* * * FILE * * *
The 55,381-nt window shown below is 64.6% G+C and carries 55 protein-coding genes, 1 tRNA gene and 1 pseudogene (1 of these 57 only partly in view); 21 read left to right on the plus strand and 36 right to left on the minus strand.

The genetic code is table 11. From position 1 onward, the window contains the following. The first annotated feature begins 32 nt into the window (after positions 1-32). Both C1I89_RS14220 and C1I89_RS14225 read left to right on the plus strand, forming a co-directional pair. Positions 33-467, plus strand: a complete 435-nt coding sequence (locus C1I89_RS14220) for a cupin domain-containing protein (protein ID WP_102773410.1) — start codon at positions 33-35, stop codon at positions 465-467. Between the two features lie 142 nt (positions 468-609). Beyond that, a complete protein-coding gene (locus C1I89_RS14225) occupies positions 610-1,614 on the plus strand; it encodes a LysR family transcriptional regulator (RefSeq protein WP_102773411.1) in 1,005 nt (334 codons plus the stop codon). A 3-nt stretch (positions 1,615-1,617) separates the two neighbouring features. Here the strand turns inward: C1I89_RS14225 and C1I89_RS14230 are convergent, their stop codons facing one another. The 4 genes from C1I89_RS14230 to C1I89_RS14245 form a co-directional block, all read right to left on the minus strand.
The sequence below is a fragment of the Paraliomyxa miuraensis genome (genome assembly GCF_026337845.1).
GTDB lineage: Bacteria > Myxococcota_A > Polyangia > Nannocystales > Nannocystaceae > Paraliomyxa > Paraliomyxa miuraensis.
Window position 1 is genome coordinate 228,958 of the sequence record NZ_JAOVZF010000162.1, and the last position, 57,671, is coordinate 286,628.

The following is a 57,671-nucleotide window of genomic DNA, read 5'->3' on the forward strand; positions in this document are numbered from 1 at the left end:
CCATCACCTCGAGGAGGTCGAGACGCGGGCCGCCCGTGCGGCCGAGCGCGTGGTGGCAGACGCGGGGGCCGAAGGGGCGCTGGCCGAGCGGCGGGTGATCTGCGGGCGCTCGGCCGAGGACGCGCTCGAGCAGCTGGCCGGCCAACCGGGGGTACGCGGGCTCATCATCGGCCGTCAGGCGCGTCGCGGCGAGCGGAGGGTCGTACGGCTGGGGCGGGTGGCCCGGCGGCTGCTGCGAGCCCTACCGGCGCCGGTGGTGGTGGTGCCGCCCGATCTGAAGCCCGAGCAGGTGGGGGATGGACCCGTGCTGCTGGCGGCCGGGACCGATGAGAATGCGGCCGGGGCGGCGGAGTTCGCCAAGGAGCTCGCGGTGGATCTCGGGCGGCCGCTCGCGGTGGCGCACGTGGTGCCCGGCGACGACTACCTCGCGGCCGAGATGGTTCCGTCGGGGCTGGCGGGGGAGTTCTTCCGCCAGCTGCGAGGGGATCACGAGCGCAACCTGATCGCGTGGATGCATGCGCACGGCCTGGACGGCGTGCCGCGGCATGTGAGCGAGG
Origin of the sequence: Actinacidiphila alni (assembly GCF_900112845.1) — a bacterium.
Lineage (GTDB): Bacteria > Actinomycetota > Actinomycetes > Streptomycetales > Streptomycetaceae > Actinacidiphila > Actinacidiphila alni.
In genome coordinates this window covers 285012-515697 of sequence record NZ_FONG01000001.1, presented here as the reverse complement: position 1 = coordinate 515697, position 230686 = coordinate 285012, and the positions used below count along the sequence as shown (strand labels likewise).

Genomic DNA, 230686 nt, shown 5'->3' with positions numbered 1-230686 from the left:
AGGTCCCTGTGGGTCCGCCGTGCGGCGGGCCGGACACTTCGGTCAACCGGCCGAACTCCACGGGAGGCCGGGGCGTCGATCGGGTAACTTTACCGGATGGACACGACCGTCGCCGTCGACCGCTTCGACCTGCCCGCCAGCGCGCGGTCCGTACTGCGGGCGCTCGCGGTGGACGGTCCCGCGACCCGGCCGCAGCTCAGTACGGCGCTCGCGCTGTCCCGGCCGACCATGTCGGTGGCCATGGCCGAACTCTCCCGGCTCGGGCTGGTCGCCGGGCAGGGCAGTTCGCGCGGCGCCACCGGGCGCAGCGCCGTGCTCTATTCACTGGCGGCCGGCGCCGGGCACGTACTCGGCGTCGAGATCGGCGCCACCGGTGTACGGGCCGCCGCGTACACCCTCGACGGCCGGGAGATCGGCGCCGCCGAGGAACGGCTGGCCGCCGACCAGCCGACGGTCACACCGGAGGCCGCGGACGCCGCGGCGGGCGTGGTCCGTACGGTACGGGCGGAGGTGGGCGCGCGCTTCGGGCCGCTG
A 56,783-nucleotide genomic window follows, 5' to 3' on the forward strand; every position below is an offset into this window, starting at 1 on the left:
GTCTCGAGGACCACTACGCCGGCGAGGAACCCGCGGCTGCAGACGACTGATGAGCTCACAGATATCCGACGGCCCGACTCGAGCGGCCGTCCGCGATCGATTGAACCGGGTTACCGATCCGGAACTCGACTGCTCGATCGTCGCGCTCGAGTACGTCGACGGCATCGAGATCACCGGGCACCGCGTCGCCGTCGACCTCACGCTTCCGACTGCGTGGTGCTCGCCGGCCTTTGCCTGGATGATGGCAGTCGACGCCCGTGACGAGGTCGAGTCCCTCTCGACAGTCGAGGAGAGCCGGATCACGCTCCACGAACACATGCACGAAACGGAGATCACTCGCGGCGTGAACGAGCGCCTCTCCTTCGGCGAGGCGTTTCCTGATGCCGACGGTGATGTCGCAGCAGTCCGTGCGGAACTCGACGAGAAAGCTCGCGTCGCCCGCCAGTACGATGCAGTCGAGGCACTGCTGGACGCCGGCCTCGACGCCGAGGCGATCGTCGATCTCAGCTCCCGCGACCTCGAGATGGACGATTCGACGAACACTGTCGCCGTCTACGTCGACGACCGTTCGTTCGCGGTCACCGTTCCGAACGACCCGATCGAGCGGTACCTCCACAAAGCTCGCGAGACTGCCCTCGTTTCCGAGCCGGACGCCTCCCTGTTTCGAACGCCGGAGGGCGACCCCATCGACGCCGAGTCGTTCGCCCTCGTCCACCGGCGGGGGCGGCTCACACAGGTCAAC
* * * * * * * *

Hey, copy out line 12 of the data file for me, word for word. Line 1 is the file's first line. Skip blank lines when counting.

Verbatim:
AGGTCCCTGTGGGTCCGCCGTGCGGCGGGCCGGACACTTCGGTCAACCGGCCGAACTCCACGGGAGGCCGGGGCGTCGATCGGGTAACTTTACCGGATGGACACGACCGTCGCCGTCGACCGCTTCGACCTGCCCGCCAGCGCGCGGTCCGTACTGCGGGCGCTCGCGGTGGACGGTCCCGCGACCCGGCCGCAGCTCAGTACGGCGCTCGCGCTGTCCCGGCCGACCATGTCGGTGGCCATGGCCGAACTCTCCCGGCTCGGGCTGGTCGCCGGGCAGGGCAGTTCGCGCGGCGCCACCGGGCGCAGCGCCGTGCTCTATTCACTGGCGGCCGGCGCCGGGCACGTACTCGGCGTCGAGATCGGCGCCACCGGTGTACGGGCCGCCGCGTACACCCTCGACGGCCGGGAGATCGGCGCCGCCGAGGAACGGCTGGCCGCCGACCAGCCGACGGTCACACCGGAGGCCGCGGACGCCGCGGCGGGCGTGGTCCGTACGGTACGGGCGGAGGTGGGCGCGCGCTTCGGGCCGCTG